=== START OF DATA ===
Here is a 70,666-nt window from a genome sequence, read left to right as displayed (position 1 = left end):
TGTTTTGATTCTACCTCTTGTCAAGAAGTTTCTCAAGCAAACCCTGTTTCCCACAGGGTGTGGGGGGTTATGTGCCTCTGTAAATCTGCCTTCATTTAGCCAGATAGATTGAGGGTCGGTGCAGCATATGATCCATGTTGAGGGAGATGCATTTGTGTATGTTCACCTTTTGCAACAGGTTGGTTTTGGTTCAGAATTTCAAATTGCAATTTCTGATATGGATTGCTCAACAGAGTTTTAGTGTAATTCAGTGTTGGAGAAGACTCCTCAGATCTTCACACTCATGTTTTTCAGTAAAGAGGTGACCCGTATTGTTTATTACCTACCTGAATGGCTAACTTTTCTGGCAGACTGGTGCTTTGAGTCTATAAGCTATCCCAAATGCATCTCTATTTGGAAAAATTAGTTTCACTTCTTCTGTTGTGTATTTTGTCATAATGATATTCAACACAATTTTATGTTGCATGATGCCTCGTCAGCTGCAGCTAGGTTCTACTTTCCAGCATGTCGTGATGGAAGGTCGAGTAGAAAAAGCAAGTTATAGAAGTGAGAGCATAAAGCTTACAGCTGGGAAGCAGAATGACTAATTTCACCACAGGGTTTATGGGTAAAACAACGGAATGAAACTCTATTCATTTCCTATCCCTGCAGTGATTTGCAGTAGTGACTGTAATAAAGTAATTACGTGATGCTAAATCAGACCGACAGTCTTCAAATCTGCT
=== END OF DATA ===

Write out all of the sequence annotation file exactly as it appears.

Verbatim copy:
Here is a 70,666-nt window from a genome sequence, read left to right as displayed (position 1 = left end):
TGTTTTGATTCTACCTCTTGTCAAGAAGTTTCTCAAGCAAACCCTGTTTCCCACAGGGTGTGGGGGGTTATGTGCCTCTGTAAATCTGCCTTCATTTAGCCAGATAGATTGAGGGTCGGTGCAGCATATGATCCATGTTGAGGGAGATGCATTTGTGTATGTTCACCTTTTGCAACAGGTTGGTTTTGGTTCAGAATTTCAAATTGCAATTTCTGATATGGATTGCTCAACAGAGTTTTAGTGTAATTCAGTGTTGGAGAAGACTCCTCAGATCTTCACACTCATGTTTTTCAGTAAAGAGGTGACCCGTATTGTTTATTACCTACCTGAATGGCTAACTTTTCTGGCAGACTGGTGCTTTGAGTCTATAAGCTATCCCAAATGCATCTCTATTTGGAAAAATTAGTTTCACTTCTTCTGTTGTGTATTTTGTCATAATGATATTCAACACAATTTTATGTTGCATGATGCCTCGTCAGCTGCAGCTAGGTTCTACTTTCCAGCATGTCGTGATGGAAGGTCGAGTAGAAAAAGCAAGTTATAGAAGTGAGAGCATAAAGCTTACAGCTGGGAAGCAGAATGACTAATTTCACCACAGGGTTTATGGGTAAAACAACGGAATGAAACTCTATTCATTTCCTATCCCTGCAGTGATTTGCAGTAGTGACTGTAATAAAGTAATTACGTGATGCTAAATCAGACCGACAGTCTTCAAATCTGCT